# Can you help me prove perfect secrecy?

I'm actually new to cryptography and a friend of mine requested that I should read the Katz and Lindell book – “introduction to modern cryptography”.

As I read the book I found it very interesting but I'm finding some problems answering a few questions from the book,(for someone new like me I managed to to answer section 1 and almost section 2), but enough talk I'm getting straight to the questions:

First of all, I needed to prove witch of these two assumptions is perfectly secret :

1. The message space is $$M = \{m \in \{0, 1\}^l \text{ | the last bit of }m \text{ is }0\}$$. Gen chooses a uniform key from $$\{0, 1\}^{l−1}$$. $$Enc_k(m)$$ returns ciphertext $$m \oplus (k || 0)$$, and $$Dec_k(c)$$ returns $$c \oplus (k || 0)$$.

2. The message space is $$M = \{0,..., 4\}$$. Algorithm Gen chooses a uniform key from the key space $$\{0,..., 5\}$$. $$Enc_k(m)$$ returns $$[(k + m) \bmod 5]$$, and $$Dec_k(c)$$ returns $$[(c − k) \bmod 5]$$.

Suppose that we have $$\pi(Gen,Enc,Dec)$$.

For the first one I guess that I answered it but I need you guys to correct me since I'm not sur if my method is true or not :

$$M = \{0, 1\}^l$$ $$n$$ and $$k = \{0, 1\}^{l-1}$$ with $$Enc_k(m)$$ outputting $$c = m_{[1,ℓ-1]} \oplus (k||0)$$, i.e the xor of the first $$(l-1)$$ bits of $$m$$ with the key $$k$$. The decryption outputs $$Dec_k(c)$$ as $$c \oplus (k||0)$$ concatenated with a random 1 bit string (0 on each of the cases $$Enc$$ & $$Dec$$). This scheme satisfies the $$2^{−1}$$ property that $$Pr[Dec(Enc(m)) = m] \geq 2^{-1}$$ for every $$m$$, which means that in the first assumption the scheme is perfectly secure.

For the second case I have no idea how to put that proof on the line.

## 2 Answers

It would be good if you revisited the definition of perfect secrecy in the book. What you are proving for the first candidate scheme is a correctness property, not a security property (in general), and not perfect secrecy in particular.

Informally, what you are proving is that encrypting and then decrypting will preserve the original message. What you need to prove is that guessing $m$ knowing $c$ (where $c=Enc_k(m)$) the is as hard as guessing $m$ without seeing $c$.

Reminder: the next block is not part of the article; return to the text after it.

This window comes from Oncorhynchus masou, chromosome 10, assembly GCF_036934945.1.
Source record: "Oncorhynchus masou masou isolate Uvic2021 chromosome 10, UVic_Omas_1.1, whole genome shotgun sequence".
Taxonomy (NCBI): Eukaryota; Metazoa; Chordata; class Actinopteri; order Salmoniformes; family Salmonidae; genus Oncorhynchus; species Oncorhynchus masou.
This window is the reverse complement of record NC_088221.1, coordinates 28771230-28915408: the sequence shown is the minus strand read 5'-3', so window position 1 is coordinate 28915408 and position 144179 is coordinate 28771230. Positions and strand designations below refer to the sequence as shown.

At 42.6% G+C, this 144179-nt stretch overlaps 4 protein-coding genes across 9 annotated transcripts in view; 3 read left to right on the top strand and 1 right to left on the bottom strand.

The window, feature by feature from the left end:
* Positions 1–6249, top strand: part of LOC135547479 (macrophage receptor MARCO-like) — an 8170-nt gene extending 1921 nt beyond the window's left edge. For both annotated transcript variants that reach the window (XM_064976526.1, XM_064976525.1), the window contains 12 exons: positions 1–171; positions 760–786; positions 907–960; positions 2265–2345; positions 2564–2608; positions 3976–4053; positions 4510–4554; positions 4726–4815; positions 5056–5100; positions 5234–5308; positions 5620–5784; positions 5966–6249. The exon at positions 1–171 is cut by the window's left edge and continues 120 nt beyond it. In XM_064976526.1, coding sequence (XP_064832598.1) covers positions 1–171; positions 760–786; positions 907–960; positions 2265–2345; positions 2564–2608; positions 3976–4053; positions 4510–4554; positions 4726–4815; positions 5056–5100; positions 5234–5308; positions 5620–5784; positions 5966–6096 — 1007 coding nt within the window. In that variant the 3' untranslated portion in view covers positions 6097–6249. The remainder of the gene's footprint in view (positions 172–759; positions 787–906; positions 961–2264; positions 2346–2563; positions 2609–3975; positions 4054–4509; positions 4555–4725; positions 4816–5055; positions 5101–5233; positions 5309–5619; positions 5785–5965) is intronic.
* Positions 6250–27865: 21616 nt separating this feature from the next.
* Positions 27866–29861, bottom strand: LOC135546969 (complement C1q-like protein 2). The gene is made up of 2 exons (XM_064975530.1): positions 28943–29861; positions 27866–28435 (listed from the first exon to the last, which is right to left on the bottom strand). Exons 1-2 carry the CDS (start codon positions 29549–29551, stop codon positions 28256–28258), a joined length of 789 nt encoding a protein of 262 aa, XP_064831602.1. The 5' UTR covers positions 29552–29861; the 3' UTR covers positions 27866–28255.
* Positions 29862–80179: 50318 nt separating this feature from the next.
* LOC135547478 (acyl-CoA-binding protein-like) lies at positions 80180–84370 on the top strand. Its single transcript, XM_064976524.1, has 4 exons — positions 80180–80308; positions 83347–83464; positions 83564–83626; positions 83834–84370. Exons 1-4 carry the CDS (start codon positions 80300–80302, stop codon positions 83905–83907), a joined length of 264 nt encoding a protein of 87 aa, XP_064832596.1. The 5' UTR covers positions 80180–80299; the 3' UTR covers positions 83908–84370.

As a general strategy, a good way to prove something secure is to base your proof on similar, already proven constructions. Scheme 1 is very similar to one-time pad, so the proof should be adaptable.

For proving something insecure, it's often simpler to describe a specific attack or even a counterexample. Scheme 2 for example is not perfectly secret. Since you are given small, concrete values, you can try and work out some example encryptions using pen & paper to see if something's wrong.

• Thanks for your answer, I have another question, can we use reduction to prove any of the 2 schemes, or there's a particular case in which we use reduction ?
– dev
Commented Sep 22, 2016 at 23:35

I had some quite similar problems for homework recently, what helped me through was considering special cases. For the first one note that when $\mathcal{C}=\{0,1\}^l$ $$Pr[M=0^l|C=1^1]=0 \wedge Pr[M=0^l]=\dfrac{1}{2^l}$$ so the scheme is not perfectly secure. As for the second part, check what happens for $m=c=0$. Cheers!

Edit 1: Now $\mathcal{C}\neq\mathcal{M}$. My bad.

• This is incorrect. Check the encryption algorithm for the first case. The ciphertext $1^\ell$ can never occur. Commented Mar 30, 2018 at 19:49
• Edit, my bad. Though I know what you mean, since I had to ask for a specific $\mathcal{C}$, because I was told that it actually works if $\mathcal{M}=\mathcal{C}$. Thx Commented Mar 31, 2018 at 1:36
• No, your answer is incorrect. You cannot freely choose the ciphertext space. The ciphertext space is defined by the plaintext space and the encryption algorithm. The presented scheme is perfectly secure. Commented Mar 31, 2018 at 1:42